5. Talk to teachers and other parents

Talking to other adults will not stop your teenagers getting high, getting drunk, staying out late, having dodgy boyfriends or girlfriends, failing exams, getting suspended from school, shoplifting mascara, or being hideously rude. It will, however, make you realise that all teens are on a spectrum of defiant reinvention, and that it’s not just yours. It’s
always comforting to hear about someone else’s kid setting fire to the school toilets.

Also, a united front between home and school — between you and the teachers — affords less opportunity for excuses and evasion, and provides a sense of secure boundaries, no matter how much teens protest and accuse you of ruining their lives.

6. Empower with knowledge

Kids getting stoned? Print off a fact sheet about the medical and legal
repercussions of all drug use. Kids like booze? Ditto. Kids thinking about sex? Talk to them about respect, consent, and condoms. They will scream in horror and beg you to shut up, but don’t allow the internet to be their sole sex educator. Talk to them about relationships, as well as biology.

Teach them life skills — cooking, money management, negotiating public transport, bank accounts, food shopping. How to be politely assertive in public places such as shops or restaurants, and how to be socially aware so that they are not entirely the centre of their own universe (younger siblings are handy for this, as are pets). Teach your teens responsibility and self-sufficiency and you’ll be able to go away for lovely long weekends without them. Win- win.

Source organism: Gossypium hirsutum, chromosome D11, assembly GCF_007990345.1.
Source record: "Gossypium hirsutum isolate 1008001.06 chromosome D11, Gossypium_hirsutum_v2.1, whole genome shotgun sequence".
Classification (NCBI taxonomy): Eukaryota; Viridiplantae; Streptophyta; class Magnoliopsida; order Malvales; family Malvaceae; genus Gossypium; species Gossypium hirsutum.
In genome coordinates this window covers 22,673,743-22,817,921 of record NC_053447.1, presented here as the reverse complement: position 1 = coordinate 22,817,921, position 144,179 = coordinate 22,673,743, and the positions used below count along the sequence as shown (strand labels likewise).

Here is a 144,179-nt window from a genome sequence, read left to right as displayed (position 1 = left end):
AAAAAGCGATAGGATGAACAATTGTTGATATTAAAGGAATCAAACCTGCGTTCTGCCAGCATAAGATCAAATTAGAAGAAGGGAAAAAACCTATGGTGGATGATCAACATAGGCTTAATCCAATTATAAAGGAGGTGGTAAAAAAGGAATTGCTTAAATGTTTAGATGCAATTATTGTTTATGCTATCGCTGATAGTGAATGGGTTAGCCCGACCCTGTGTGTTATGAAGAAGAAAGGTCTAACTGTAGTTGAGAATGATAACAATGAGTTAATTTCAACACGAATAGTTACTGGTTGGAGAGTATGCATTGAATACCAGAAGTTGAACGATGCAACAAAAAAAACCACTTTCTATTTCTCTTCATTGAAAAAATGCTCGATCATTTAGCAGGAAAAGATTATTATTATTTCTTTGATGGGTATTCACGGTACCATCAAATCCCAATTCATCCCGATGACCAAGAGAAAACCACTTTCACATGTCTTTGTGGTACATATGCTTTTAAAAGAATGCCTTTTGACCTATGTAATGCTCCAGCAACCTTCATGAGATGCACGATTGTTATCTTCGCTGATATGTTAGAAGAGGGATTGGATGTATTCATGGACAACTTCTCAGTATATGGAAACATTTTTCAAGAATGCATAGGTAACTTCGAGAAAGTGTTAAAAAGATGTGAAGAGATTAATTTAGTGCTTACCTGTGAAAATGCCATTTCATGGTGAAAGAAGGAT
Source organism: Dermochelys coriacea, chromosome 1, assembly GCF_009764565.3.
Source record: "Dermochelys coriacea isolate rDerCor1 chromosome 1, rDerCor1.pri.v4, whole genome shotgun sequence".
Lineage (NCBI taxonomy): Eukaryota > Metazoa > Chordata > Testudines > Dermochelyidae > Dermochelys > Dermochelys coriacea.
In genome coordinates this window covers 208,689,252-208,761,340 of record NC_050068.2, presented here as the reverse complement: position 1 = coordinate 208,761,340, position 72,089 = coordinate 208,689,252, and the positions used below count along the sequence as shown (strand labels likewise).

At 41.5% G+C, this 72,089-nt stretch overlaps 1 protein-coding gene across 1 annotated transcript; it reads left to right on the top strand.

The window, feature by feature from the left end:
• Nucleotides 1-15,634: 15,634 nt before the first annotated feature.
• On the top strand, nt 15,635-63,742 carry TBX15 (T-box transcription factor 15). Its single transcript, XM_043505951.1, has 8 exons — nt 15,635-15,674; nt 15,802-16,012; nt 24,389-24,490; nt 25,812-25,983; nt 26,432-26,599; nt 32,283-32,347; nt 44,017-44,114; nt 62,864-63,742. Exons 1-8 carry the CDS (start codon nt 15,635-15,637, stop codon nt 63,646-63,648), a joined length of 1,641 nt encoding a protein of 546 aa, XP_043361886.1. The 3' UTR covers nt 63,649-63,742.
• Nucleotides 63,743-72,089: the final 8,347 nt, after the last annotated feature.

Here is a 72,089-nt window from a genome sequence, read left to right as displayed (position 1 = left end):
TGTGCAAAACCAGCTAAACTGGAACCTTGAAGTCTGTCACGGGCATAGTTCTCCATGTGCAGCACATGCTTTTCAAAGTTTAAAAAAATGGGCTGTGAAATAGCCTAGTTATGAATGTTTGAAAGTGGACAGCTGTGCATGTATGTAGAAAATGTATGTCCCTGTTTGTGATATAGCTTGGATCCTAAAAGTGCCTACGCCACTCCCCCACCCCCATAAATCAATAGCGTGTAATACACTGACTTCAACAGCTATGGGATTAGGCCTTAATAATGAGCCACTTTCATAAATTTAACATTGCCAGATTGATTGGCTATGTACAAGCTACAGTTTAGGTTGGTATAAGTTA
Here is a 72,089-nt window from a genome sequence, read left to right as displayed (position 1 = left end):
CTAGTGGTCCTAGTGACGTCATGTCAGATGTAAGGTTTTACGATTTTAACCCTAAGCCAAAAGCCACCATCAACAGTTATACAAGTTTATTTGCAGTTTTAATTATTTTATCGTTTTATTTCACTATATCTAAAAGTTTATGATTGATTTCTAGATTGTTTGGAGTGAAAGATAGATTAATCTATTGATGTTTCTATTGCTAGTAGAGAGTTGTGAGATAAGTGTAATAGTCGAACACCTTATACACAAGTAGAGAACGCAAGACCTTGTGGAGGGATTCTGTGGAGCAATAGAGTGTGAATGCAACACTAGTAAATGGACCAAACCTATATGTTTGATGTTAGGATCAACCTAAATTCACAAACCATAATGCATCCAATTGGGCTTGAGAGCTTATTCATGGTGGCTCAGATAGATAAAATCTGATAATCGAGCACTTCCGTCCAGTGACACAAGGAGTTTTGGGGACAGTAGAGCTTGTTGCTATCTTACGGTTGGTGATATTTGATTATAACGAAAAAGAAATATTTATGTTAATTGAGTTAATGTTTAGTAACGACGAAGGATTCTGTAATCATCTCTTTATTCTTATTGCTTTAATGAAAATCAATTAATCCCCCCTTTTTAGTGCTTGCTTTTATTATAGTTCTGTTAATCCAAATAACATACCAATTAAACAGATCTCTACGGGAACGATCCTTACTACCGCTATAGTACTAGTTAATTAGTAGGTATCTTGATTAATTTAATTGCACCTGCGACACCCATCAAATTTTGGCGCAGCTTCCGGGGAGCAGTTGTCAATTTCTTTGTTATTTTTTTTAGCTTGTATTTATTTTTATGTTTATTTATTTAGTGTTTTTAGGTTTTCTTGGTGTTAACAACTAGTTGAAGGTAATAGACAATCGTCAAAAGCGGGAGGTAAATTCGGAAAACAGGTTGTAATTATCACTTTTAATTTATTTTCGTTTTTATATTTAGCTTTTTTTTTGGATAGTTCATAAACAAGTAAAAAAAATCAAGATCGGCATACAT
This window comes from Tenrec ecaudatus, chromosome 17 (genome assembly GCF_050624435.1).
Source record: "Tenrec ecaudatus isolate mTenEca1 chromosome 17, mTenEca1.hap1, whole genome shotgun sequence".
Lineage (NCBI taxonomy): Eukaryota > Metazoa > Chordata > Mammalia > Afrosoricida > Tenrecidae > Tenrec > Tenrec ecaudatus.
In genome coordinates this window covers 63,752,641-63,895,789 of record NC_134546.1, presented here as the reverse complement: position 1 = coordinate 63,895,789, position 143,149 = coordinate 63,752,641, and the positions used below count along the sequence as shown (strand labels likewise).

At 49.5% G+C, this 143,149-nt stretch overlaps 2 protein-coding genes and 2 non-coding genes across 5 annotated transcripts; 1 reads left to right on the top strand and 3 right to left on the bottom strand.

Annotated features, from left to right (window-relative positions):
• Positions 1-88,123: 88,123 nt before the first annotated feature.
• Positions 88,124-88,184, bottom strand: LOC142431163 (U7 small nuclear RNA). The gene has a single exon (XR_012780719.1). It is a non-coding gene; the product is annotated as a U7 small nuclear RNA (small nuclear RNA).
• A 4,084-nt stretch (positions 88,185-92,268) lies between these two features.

7. Friendships

Your teens may have lovely friends who are polite, considerate, charming, and who sail through exams. Or your teens may befriend every delinquent in the neighbourhood, gravitating towards the tricky kids because the nice kids are boring.

By expressing horror at your kids’ choice of friends, you compound the attraction. No matter what kind of oik your teen brings home, remain neutral. Banning a friend from the house should only happen if you suspect the friend is criminally insane, wanted by Interpol, or has the potential to burn your house down as you sleep. Otherwise, display neutrality, and if your teens are as smart as you know they are, they will figure it out for themselves and move on in their own time. Your disapproval is their catnip.

8. Remember what it was like for you

Empathy is all. They are crawling with hormones, and their peer group is currently the most important thing in their lives. Exam pressure is high, prospects low. Your impulse to intervene and protect comes from your own memories of what you were like as a teen — reckless, feckless, clueless — but too much close supervision is counterproductive. Don’t be a helicopter, or worse, a drone — if someone can’t make mistakes in their teens, they won’t have learned anything, and may continue making them into young adulthood and beyond. Best to get as many mistakes as possible out of the way when they are still too young for jail.

9. Detach with love

All of this might sound glib, but anyone who has ever parented teens knows how stressful it can be. You could quite legitimately drive yourself insane with worry, but this would be counterproductive for both your own mental health and that of your entire household. Instead, zoom out and imagine them in a few years, once they have traversed the stickiest part of their development. With a solid foundation from you, they will grow up to be nice people. Focus on your own life, and enjoy it. You’re doing a great job. Well done. Go you.

10. Meanwhile, make room for...

Pot Noodle, Lynx, Haribo, KFC, McDonalds, hogged bathrooms, cheap booze, expensive trainers, detentions, suspensions, offensive lyrics, tons of make-up, ignored homework, biohazard bedrooms, Rizlas, swearing, over-priced labels, monosyllabic friends, violent online gaming, obsessive phone use, mini-dramas, total self-involvement, and the occasional hug.

Good luck